Staying Safe: The Basics
As the number of COVID-19 cases continues to rise across the globe and we adjust our daily lives accordingly, it’s not surprising that many of us may be experiencing greater levels of stress and anxiety. During this stressful time, we’d like to share some tips to help you and your family stay well, as well as remind you that resources are available if you need assistance and guidance in coping with this situation. Thank you to the American Psychological Association for suggestion from their webpage Keeping Your Distance to Stay Safe.
Protect Yourself and Those Around You.
In order to stay healthy and prevent exposure and spread, it’s important to follow the CDC guidelines for protecting yourself. This includes:
- Wash your hands often, for at least 20 seconds, with soap and water or hand sanitizer with at least 60% alcohol
- Avoid close contact with others and large groups by practicing social distancing
- Frequently clean surfaces that you touch regularly to decrease germs
- Cover coughs and sneezes by coughing into your sleeve or a tissue, not your hands, and immediately wash your hands with soap and water for at least 20 seconds
- Avoid contact with anyone who is sick. If you aren’t feeling well yourself, stay home and contact your primary care physician
- Avoid touching your eyes, nose, or mouth
Limit news consumption.
Too much exposure to the media coverage about COVID-19 can add to already elevated levels of anxiety and fear. Seeking updates throughout the day repeatedly triggers a stress response leading to high levels of nervous system arousal. It’s best to limit the times of day as well as the total amount of time spent on news. And stick to reliable sources such as the BU COVID-19 Information page, the CDC, and the World Health Organization, avoiding the rumors and misinformation spread via social media.
Maintain a healthy lifestyle.
The basics of self-care are more important now than ever. Getting enough sleep, eating nutritious foods, engaging in physical exercise and making time for relaxing and enjoyable activities are fundamental to psychological resilience. They have the added benefit of boosting the immune system. Our present state of crisis is likely to continue for some time. To avoid becoming depleted, it’s essential that we continue those lifestyle habits that fuel and refresh us.
Check out FitRec’s How to Keep Moving Wherever You Are.
FitRec will update this page frequently with new ideas to help you keep your body moving wherever you are.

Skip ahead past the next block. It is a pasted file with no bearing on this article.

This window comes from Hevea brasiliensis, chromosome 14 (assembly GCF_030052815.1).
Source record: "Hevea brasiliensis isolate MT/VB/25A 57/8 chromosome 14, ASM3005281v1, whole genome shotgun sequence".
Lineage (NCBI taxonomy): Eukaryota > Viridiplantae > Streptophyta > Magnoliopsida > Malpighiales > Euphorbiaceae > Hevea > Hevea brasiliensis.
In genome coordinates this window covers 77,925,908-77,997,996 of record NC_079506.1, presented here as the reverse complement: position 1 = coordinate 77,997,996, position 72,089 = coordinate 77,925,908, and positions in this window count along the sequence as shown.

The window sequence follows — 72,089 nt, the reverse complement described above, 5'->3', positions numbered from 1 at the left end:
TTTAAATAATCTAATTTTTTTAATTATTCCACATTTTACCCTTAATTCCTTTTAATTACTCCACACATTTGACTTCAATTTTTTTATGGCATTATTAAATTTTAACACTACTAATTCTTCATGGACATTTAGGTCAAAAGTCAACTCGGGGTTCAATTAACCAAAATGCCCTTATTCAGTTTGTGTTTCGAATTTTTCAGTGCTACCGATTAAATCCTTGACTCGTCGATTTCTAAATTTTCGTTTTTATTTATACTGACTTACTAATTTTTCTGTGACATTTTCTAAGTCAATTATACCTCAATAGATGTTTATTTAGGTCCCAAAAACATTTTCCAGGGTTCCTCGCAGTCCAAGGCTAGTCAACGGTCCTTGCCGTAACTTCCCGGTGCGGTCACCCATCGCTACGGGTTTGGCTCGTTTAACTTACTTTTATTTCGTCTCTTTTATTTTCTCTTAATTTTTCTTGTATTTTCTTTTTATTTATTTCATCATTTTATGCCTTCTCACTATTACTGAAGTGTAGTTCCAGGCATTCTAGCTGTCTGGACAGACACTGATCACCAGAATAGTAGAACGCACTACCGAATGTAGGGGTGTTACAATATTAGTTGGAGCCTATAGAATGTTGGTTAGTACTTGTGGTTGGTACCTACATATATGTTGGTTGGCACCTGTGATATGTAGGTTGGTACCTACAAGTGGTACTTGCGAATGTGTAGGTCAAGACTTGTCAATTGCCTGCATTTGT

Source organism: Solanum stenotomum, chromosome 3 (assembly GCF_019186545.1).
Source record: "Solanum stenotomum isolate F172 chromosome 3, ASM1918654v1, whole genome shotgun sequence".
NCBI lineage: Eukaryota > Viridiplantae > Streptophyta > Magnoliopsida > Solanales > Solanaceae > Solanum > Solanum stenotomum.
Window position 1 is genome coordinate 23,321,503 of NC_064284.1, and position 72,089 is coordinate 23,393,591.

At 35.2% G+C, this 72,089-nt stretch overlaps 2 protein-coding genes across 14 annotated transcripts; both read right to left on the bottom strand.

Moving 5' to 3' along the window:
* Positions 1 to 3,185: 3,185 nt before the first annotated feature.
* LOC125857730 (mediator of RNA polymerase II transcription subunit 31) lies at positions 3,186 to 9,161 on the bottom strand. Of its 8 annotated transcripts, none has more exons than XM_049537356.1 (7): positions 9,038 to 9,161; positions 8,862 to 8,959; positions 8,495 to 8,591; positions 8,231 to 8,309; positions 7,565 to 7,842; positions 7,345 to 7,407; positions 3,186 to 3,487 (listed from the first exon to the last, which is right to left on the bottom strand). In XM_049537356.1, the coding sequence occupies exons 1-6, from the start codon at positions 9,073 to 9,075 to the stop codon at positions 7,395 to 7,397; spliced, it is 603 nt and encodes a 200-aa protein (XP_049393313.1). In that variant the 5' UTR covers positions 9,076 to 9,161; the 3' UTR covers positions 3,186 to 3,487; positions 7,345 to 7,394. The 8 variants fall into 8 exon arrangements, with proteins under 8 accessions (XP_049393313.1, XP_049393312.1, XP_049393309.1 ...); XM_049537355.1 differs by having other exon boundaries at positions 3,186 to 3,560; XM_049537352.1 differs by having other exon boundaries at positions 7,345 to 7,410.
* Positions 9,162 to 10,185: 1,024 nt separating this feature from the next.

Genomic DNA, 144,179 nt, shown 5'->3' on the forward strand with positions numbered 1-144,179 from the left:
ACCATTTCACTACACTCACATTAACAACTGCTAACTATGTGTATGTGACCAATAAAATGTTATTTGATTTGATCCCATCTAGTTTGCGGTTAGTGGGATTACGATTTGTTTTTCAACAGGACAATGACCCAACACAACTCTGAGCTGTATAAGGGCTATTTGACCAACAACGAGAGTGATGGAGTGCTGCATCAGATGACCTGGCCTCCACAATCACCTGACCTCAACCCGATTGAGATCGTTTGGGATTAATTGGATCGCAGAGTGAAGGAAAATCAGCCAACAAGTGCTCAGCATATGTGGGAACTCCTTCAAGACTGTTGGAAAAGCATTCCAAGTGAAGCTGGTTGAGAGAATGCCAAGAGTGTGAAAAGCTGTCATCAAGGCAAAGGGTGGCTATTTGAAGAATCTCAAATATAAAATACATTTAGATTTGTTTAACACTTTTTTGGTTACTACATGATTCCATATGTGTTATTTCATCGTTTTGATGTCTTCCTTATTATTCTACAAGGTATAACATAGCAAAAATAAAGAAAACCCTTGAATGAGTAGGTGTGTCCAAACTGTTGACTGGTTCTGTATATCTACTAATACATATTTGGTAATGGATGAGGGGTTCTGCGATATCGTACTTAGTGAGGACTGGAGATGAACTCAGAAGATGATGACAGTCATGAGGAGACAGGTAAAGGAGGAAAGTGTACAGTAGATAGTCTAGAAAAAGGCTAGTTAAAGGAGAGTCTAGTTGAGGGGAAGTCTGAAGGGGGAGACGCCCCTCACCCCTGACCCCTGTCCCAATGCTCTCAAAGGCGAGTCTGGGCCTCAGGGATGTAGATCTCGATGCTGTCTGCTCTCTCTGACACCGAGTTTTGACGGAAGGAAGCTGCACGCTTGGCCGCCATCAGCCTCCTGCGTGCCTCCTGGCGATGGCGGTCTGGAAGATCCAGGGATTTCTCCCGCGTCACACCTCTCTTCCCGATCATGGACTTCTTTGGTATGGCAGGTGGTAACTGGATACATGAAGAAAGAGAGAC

Take Advantage of Recent Health Plan Changes.
If you’re a member of one of the University health plans, the University has implemented changes such as Telehealth and early refills for prescriptions with existing refills. Please take advantage of these recent changes to help you and your family stay healthy during this difficult time. Learn more here.
Use Positive Psychology Tools to Strengthen Resilience.
Coping strategies that elicit positive emotions help us withstand and bounce back from adversity. Intentionally turning towards sources of hope, optimism and meaning and resisting the pull of catastrophic, worst case scenario thinking will help balance out your worries and frustrations. Keep a gratitude journal and focus on compassion for yourself and others during this difficult time. As you struggle with the painful dictates of social distancing, remember that this is an act of generosity toward your fellow humans. Acts of altruism boost wellbeing, so as you help others, you also help yourself.
Stay Virtually Connected with Others.
Healthy social connections are critical to maintaining resilience. Cut off from our usual means of socializing by the imperatives of social distancing, we’re at risk for feeling isolated and lonely. Use text messages, phone calls, social media and video chats to stay in regular communication with friends, family members and colleagues. Be creative in finding ways to socialize, for example by sharing meals with others via video chat.
Seek Emotional Support if Needed.
If you’re struggling and would like some emotional support and guidance in coping with this crisis, please reach out to the Faculty & Staff Assistance Office. Their licensed behavioral health providers, Karen Brouhard and Sarah Henderson, can speak with you via an encrypted, HIPAA compliant, Zoom platform. Their consultation and counseling services are free of charge, confidential and available to all BU faculty and staff and their immediate family members. They can be reached via their website, http://www.bu.edu/fsao/ or at 617-353-5381.
The Faculty & Staff Assistance Office will be regularly adding articles, videos and resources on cultivating resilience and coping with this crisis to their twitter feed, #BUFSAO.
From the BU Employee Wellness newsletter 3/20/2020